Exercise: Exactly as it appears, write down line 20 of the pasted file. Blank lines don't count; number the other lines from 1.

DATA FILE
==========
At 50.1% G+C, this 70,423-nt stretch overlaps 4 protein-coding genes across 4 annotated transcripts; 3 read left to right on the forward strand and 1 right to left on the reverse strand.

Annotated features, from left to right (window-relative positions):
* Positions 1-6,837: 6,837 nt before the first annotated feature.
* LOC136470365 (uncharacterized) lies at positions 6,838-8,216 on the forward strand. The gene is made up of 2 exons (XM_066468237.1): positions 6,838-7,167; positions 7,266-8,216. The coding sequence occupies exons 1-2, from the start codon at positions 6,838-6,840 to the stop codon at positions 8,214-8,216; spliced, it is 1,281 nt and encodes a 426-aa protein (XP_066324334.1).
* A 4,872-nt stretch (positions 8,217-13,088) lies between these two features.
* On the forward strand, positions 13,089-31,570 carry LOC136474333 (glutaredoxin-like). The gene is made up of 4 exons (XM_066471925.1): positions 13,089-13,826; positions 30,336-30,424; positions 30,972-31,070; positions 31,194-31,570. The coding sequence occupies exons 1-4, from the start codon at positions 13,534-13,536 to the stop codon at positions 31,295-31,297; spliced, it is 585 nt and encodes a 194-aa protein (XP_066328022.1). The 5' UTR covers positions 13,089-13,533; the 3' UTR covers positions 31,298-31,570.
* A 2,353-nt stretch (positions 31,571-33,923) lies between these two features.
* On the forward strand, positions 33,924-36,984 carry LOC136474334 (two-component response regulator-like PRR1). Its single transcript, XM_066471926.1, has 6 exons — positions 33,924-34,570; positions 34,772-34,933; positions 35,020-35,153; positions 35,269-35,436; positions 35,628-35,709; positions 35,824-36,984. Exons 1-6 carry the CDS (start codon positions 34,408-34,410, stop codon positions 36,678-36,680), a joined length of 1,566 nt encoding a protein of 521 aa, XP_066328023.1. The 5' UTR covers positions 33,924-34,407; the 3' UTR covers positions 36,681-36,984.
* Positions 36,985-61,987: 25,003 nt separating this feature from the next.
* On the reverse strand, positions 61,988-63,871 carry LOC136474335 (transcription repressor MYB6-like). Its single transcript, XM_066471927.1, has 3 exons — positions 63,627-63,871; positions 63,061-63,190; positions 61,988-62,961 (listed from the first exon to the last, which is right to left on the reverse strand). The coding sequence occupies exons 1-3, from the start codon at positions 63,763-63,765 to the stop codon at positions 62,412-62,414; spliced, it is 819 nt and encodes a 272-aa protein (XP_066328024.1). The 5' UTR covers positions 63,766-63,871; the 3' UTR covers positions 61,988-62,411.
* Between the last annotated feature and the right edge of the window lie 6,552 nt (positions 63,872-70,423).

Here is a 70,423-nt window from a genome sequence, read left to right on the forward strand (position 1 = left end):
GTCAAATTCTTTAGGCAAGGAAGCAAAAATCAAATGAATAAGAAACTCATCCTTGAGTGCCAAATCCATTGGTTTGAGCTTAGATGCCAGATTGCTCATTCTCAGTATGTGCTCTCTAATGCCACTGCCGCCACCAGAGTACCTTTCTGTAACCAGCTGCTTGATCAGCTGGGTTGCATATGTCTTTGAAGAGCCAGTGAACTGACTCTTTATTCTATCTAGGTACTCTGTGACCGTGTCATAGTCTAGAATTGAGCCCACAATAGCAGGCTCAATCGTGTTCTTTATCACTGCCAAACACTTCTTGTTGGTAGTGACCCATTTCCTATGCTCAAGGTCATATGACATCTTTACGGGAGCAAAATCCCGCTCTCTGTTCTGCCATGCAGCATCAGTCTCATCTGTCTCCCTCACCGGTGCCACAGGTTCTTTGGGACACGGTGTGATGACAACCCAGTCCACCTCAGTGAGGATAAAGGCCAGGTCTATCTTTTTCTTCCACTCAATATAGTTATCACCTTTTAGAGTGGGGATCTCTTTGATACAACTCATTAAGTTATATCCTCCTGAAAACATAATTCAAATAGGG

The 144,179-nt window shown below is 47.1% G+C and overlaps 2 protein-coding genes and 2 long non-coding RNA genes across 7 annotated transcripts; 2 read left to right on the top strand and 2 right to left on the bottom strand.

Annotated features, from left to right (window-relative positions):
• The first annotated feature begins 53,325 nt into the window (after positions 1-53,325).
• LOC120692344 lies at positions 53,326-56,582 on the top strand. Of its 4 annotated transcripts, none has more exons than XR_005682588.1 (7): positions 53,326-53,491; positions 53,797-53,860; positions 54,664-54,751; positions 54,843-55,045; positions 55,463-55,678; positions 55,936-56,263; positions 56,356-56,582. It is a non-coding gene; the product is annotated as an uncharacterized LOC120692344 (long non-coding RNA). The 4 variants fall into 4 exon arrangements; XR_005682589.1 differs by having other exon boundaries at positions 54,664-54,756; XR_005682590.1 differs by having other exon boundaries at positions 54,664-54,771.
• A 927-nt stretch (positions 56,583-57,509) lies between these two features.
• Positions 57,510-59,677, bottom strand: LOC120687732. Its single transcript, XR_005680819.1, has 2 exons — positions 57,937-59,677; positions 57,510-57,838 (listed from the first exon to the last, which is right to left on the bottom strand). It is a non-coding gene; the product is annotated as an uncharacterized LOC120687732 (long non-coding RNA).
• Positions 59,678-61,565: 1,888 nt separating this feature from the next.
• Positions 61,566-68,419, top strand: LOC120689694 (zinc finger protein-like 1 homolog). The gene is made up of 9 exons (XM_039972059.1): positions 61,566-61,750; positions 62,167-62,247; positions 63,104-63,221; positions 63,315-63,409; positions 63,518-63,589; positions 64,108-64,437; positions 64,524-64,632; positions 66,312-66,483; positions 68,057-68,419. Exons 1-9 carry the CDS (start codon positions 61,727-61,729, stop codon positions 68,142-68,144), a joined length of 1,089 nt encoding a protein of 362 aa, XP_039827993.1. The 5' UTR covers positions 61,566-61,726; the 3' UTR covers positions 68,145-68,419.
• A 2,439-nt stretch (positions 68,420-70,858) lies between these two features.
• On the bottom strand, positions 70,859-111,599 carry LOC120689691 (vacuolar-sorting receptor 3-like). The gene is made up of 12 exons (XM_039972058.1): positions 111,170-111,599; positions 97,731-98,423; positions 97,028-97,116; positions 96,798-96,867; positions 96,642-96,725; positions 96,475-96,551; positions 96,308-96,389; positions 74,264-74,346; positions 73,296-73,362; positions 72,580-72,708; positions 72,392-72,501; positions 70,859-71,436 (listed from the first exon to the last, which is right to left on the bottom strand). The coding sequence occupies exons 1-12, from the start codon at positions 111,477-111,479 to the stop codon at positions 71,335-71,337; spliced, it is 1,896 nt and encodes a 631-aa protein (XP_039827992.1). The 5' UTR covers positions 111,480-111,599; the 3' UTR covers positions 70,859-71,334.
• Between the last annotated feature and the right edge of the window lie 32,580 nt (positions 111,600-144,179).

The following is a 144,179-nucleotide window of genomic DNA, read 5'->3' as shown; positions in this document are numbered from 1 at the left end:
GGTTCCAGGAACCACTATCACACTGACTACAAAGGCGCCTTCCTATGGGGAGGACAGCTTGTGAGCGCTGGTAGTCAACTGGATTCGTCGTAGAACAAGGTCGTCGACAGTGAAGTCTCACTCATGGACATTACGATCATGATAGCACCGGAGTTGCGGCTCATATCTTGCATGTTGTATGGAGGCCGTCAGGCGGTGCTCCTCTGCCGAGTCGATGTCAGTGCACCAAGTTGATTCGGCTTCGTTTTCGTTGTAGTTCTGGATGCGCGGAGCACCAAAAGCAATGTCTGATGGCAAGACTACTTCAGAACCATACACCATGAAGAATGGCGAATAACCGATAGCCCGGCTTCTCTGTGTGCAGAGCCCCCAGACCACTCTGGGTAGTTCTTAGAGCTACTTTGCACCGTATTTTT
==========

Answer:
• Positions 59,678-61,565: 1,888 nt separating this feature from the next.